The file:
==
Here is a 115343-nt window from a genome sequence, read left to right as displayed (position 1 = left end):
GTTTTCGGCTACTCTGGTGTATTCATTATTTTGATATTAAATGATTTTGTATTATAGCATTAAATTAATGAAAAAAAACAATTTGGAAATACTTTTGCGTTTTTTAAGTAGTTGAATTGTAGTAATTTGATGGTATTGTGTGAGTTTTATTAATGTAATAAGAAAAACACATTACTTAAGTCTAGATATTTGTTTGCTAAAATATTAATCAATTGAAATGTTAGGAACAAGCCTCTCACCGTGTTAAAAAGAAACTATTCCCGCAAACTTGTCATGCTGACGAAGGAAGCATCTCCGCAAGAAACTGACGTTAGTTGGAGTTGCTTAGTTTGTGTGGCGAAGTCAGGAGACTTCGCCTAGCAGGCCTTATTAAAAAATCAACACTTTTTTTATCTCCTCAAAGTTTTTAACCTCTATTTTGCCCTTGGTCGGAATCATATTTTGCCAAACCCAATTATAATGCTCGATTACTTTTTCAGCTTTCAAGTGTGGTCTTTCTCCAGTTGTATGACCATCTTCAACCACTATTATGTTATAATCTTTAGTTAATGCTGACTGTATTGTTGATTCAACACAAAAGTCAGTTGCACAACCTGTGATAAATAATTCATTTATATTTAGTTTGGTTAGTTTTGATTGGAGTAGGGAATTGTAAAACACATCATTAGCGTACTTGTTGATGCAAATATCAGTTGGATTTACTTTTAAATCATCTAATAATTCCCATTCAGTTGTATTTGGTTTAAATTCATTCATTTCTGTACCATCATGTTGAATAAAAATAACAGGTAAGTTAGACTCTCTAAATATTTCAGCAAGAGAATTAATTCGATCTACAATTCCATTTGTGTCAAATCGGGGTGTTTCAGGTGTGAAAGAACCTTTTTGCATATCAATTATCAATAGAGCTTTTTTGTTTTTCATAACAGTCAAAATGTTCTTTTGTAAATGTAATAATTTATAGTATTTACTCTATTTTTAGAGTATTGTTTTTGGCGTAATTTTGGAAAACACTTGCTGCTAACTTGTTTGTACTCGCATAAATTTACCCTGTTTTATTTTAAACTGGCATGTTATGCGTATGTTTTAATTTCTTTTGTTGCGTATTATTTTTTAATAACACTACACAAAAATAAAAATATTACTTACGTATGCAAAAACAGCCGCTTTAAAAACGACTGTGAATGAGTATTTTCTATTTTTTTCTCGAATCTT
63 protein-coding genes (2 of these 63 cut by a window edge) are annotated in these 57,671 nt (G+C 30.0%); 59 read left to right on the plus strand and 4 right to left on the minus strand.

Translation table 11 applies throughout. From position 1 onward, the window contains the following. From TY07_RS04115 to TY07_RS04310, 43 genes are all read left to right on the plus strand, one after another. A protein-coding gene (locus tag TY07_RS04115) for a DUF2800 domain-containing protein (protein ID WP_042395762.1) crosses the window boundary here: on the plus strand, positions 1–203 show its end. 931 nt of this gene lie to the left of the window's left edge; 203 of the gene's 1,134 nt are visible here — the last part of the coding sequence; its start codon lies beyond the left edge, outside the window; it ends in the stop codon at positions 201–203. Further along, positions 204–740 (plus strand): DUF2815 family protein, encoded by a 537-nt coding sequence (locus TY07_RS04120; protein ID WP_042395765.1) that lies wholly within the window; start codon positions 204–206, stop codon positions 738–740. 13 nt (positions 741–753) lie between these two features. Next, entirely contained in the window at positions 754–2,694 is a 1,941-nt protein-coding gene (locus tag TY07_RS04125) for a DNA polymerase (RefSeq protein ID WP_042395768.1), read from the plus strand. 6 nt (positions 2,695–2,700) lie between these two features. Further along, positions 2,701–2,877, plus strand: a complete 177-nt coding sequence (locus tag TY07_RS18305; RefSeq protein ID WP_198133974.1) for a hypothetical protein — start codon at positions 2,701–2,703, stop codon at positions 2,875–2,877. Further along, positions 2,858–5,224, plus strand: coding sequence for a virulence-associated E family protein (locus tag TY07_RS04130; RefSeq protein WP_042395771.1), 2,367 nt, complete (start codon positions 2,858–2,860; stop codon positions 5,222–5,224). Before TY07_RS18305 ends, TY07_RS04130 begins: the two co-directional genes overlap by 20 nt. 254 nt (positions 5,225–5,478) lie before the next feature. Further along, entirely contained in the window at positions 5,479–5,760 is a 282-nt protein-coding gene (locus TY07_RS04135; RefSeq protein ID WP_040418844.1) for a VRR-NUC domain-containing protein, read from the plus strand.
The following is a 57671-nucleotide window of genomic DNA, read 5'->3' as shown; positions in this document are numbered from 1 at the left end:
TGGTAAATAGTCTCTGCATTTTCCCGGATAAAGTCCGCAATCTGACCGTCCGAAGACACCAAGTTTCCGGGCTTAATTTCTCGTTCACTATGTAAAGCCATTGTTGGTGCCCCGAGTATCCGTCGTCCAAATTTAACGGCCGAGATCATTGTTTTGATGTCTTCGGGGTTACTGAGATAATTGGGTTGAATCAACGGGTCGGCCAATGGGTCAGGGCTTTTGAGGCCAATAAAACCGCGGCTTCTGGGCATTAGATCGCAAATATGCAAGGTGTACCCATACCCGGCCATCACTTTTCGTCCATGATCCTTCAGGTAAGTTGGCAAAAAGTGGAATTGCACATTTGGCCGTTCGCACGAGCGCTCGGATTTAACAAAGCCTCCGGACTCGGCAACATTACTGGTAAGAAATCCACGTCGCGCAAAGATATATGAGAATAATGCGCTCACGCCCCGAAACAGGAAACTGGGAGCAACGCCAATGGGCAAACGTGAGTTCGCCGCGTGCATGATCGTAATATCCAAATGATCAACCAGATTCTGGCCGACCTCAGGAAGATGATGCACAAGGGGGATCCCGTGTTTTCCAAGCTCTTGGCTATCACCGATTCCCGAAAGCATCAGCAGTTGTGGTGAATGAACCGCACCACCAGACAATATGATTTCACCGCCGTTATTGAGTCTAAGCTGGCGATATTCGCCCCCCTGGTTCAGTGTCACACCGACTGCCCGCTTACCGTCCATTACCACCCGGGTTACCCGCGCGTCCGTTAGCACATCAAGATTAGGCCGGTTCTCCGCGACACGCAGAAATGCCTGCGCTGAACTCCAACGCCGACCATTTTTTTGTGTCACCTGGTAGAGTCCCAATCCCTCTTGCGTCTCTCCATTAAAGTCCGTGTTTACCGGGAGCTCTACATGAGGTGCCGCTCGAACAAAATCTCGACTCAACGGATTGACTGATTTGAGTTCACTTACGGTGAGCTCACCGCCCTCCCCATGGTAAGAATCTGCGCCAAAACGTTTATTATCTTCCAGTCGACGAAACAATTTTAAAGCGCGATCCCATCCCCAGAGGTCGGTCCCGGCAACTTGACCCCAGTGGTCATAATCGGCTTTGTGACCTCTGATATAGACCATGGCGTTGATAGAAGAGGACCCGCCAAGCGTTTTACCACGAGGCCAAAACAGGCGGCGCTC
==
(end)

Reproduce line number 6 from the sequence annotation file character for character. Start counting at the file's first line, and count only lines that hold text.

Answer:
TGGTAAATAGTCTCTGCATTTTCCCGGATAAAGTCCGCAATCTGACCGTCCGAAGACACCAAGTTTCCGGGCTTAATTTCTCGTTCACTATGTAAAGCCATTGTTGGTGCCCCGAGTATCCGTCGTCCAAATTTAACGGCCGAGATCATTGTTTTGATGTCTTCGGGGTTACTGAGATAATTGGGTTGAATCAACGGGTCGGCCAATGGGTCAGGGCTTTTGAGGCCAATAAAACCGCGGCTTCTGGGCATTAGATCGCAAATATGCAAGGTGTACCCATACCCGGCCATCACTTTTCGTCCATGATCCTTCAGGTAAGTTGGCAAAAAGTGGAATTGCACATTTGGCCGTTCGCACGAGCGCTCGGATTTAACAAAGCCTCCGGACTCGGCAACATTACTGGTAAGAAATCCACGTCGCGCAAAGATATATGAGAATAATGCGCTCACGCCCCGAAACAGGAAACTGGGAGCAACGCCAATGGGCAAACGTGAGTTCGCCGCGTGCATGATCGTAATATCCAAATGATCAACCAGATTCTGGCCGACCTCAGGAAGATGATGCACAAGGGGGATCCCGTGTTTTCCAAGCTCTTGGCTATCACCGATTCCCGAAAGCATCAGCAGTTGTGGTGAATGAACCGCACCACCAGACAATATGATTTCACCGCCGTTATTGAGTCTAAGCTGGCGATATTCGCCCCCCTGGTTCAGTGTCACACCGACTGCCCGCTTACCGTCCATTACCACCCGGGTTACCCGCGCGTCCGTTAGCACATCAAGATTAGGCCGGTTCTCCGCGACACGCAGAAATGCCTGCGCTGAACTCCAACGCCGACCATTTTTTTGTGTCACCTGGTAGAGTCCCAATCCCTCTTGCGTCTCTCCATTAAAGTCCGTGTTTACCGGGAGCTCTACATGAGGTGCCGCTCGAACAAAATCTCGACTCAACGGATTGACTGATTTGAGTTCACTTACGGTGAGCTCACCGCCCTCCCCATGGTAAGAATCTGCGCCAAAACGTTTATTATCTTCCAGTCGACGAAACAATTTTAAAGCGCGATCCCATCCCCAGAGGTCGGTCCCGGCAACTTGACCCCAGTGGTCATAATCGGCTTTGTGACCTCTGATATAGACCATGGCGTTGATAGAAGAGGACCCGCCAAGCGTTTTACCACGAGGCCAAAACAGGCGGCGCTC